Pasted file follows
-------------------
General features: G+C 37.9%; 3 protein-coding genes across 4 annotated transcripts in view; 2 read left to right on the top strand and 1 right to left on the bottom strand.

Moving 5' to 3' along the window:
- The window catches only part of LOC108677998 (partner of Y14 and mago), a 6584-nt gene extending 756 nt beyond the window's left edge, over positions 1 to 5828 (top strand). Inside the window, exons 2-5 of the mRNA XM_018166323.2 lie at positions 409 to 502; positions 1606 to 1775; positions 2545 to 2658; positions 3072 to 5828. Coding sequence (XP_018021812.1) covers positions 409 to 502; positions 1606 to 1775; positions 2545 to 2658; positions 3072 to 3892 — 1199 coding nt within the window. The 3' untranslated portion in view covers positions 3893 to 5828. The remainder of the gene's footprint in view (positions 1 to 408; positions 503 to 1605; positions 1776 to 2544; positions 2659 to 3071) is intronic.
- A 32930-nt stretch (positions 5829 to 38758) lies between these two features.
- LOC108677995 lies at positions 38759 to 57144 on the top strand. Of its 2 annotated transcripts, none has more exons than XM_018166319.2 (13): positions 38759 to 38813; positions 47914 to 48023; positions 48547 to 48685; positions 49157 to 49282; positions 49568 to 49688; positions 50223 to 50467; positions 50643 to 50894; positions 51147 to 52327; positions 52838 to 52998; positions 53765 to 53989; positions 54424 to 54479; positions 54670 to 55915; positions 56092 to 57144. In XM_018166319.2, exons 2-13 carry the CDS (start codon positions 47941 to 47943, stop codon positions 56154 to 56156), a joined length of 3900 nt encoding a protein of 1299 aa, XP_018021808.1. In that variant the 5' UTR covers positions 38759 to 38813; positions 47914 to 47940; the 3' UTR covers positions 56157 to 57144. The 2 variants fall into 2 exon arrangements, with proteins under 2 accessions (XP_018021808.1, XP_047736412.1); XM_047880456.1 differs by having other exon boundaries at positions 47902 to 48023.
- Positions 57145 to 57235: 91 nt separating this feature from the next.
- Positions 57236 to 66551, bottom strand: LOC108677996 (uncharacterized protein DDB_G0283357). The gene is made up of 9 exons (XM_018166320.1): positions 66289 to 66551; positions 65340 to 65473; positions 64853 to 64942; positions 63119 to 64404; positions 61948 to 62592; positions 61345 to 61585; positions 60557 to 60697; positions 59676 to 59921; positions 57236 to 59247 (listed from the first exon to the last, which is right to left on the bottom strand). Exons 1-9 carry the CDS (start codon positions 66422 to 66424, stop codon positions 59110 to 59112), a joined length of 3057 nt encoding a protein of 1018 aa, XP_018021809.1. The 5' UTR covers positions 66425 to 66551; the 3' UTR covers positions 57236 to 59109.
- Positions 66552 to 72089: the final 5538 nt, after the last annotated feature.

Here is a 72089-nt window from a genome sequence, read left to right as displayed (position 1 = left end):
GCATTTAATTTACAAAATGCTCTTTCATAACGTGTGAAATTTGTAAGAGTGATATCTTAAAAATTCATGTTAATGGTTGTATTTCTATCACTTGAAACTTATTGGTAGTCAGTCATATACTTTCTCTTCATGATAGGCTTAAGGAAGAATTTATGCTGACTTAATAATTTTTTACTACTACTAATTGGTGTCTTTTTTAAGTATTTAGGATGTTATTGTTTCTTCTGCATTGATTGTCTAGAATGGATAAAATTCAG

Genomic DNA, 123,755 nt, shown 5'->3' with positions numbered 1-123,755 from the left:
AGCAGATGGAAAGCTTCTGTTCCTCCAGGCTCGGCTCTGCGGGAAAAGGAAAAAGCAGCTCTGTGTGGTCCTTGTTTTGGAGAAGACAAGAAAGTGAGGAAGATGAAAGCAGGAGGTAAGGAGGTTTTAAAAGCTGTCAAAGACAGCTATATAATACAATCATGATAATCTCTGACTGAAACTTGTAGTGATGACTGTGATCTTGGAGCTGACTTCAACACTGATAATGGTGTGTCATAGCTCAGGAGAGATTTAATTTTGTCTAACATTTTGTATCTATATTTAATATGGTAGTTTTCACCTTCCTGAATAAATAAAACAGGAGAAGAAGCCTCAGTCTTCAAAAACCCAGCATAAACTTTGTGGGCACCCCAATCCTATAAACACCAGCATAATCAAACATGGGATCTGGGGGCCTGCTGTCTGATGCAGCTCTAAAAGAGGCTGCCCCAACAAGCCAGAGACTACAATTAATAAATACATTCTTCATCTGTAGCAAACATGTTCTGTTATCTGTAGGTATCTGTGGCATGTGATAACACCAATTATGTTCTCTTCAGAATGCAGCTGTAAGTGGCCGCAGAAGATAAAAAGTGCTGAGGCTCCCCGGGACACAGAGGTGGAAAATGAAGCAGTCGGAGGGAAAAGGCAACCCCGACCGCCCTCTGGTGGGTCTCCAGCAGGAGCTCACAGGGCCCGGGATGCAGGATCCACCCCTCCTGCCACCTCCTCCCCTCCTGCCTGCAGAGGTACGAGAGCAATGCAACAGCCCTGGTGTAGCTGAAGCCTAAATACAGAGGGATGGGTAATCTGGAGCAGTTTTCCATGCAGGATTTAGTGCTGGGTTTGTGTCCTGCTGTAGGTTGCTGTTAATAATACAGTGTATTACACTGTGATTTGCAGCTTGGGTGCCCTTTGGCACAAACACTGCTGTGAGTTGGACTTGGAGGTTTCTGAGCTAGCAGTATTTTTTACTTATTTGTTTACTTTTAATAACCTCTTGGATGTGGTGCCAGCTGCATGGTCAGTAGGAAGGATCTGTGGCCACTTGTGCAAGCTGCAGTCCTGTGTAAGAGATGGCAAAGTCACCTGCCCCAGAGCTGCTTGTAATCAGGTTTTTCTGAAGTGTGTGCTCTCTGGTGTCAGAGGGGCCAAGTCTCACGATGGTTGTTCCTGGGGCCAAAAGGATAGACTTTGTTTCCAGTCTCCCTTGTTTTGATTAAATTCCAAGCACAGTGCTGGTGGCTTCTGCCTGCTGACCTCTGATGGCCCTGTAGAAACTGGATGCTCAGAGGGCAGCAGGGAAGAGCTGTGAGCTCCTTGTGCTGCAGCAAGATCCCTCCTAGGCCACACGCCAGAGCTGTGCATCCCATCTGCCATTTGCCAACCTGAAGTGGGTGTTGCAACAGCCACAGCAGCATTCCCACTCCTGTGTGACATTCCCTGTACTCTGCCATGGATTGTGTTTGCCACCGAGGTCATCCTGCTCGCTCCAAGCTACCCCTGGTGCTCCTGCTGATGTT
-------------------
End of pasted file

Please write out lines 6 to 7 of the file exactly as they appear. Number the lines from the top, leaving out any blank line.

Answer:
- Positions 57145 to 57235: 91 nt separating this feature from the next.
- Positions 57236 to 66551, bottom strand: LOC108677996 (uncharacterized protein DDB_G0283357). The gene is made up of 9 exons (XM_018166320.1): positions 66289 to 66551; positions 65340 to 65473; positions 64853 to 64942; positions 63119 to 64404; positions 61948 to 62592; positions 61345 to 61585; positions 60557 to 60697; positions 59676 to 59921; positions 57236 to 59247 (listed from the first exon to the last, which is right to left on the bottom strand). Exons 1-9 carry the CDS (start codon positions 66422 to 66424, stop codon positions 59110 to 59112), a joined length of 3057 nt encoding a protein of 1018 aa, XP_018021809.1. The 5' UTR covers positions 66425 to 66551; the 3' UTR covers positions 57236 to 59109.